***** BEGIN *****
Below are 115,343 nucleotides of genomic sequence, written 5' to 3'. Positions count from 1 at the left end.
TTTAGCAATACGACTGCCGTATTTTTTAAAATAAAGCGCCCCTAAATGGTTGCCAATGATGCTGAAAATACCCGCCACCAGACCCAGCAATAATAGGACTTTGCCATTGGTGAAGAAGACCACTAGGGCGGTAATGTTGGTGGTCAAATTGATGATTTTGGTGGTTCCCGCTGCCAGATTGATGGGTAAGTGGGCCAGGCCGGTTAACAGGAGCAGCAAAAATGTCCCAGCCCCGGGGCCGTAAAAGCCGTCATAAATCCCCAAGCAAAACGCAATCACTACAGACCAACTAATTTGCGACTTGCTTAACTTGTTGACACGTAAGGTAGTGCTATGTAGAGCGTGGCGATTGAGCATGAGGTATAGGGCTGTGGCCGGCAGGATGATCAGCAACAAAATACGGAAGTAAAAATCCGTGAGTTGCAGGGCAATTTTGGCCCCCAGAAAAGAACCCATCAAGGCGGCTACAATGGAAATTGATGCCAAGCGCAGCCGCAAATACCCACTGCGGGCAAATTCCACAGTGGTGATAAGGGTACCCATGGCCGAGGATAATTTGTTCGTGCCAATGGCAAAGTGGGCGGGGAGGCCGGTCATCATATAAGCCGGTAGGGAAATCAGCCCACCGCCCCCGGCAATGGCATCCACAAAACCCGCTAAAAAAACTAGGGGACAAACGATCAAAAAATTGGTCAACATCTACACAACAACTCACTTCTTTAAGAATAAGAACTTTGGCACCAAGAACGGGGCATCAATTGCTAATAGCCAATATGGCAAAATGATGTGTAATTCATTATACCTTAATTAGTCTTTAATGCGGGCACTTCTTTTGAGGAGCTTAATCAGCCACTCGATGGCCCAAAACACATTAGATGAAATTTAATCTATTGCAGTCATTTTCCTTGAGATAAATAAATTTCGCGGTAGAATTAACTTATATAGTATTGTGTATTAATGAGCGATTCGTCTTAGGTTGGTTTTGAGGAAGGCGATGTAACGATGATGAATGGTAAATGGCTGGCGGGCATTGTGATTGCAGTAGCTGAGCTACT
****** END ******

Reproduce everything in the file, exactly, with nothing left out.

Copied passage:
Below are 115,343 nucleotides of genomic sequence, written 5' to 3'. Positions count from 1 at the left end.
TTTAGCAATACGACTGCCGTATTTTTTAAAATAAAGCGCCCCTAAATGGTTGCCAATGATGCTGAAAATACCCGCCACCAGACCCAGCAATAATAGGACTTTGCCATTGGTGAAGAAGACCACTAGGGCGGTAATGTTGGTGGTCAAATTGATGATTTTGGTGGTTCCCGCTGCCAGATTGATGGGTAAGTGGGCCAGGCCGGTTAACAGGAGCAGCAAAAATGTCCCAGCCCCGGGGCCGTAAAAGCCGTCATAAATCCCCAAGCAAAACGCAATCACTACAGACCAACTAATTTGCGACTTGCTTAACTTGTTGACACGTAAGGTAGTGCTATGTAGAGCGTGGCGATTGAGCATGAGGTATAGGGCTGTGGCCGGCAGGATGATCAGCAACAAAATACGGAAGTAAAAATCCGTGAGTTGCAGGGCAATTTTGGCCCCCAGAAAAGAACCCATCAAGGCGGCTACAATGGAAATTGATGCCAAGCGCAGCCGCAAATACCCACTGCGGGCAAATTCCACAGTGGTGATAAGGGTACCCATGGCCGAGGATAATTTGTTCGTGCCAATGGCAAAGTGGGCGGGGAGGCCGGTCATCATATAAGCCGGTAGGGAAATCAGCCCACCGCCCCCGGCAATGGCATCCACAAAACCCGCTAAAAAAACTAGGGGACAAACGATCAAAAAATTGGTCAACATCTACACAACAACTCACTTCTTTAAGAATAAGAACTTTGGCACCAAGAACGGGGCATCAATTGCTAATAGCCAATATGGCAAAATGATGTGTAATTCATTATACCTTAATTAGTCTTTAATGCGGGCACTTCTTTTGAGGAGCTTAATCAGCCACTCGATGGCCCAAAACACATTAGATGAAATTTAATCTATTGCAGTCATTTTCCTTGAGATAAATAAATTTCGCGGTAGAATTAACTTATATAGTATTGTGTATTAATGAGCGATTCGTCTTAGGTTGGTTTTGAGGAAGGCGATGTAACGATGATGAATGGTAAATGGCTGGCGGGCATTGTGATTGCAGTAGCTGAGCTACT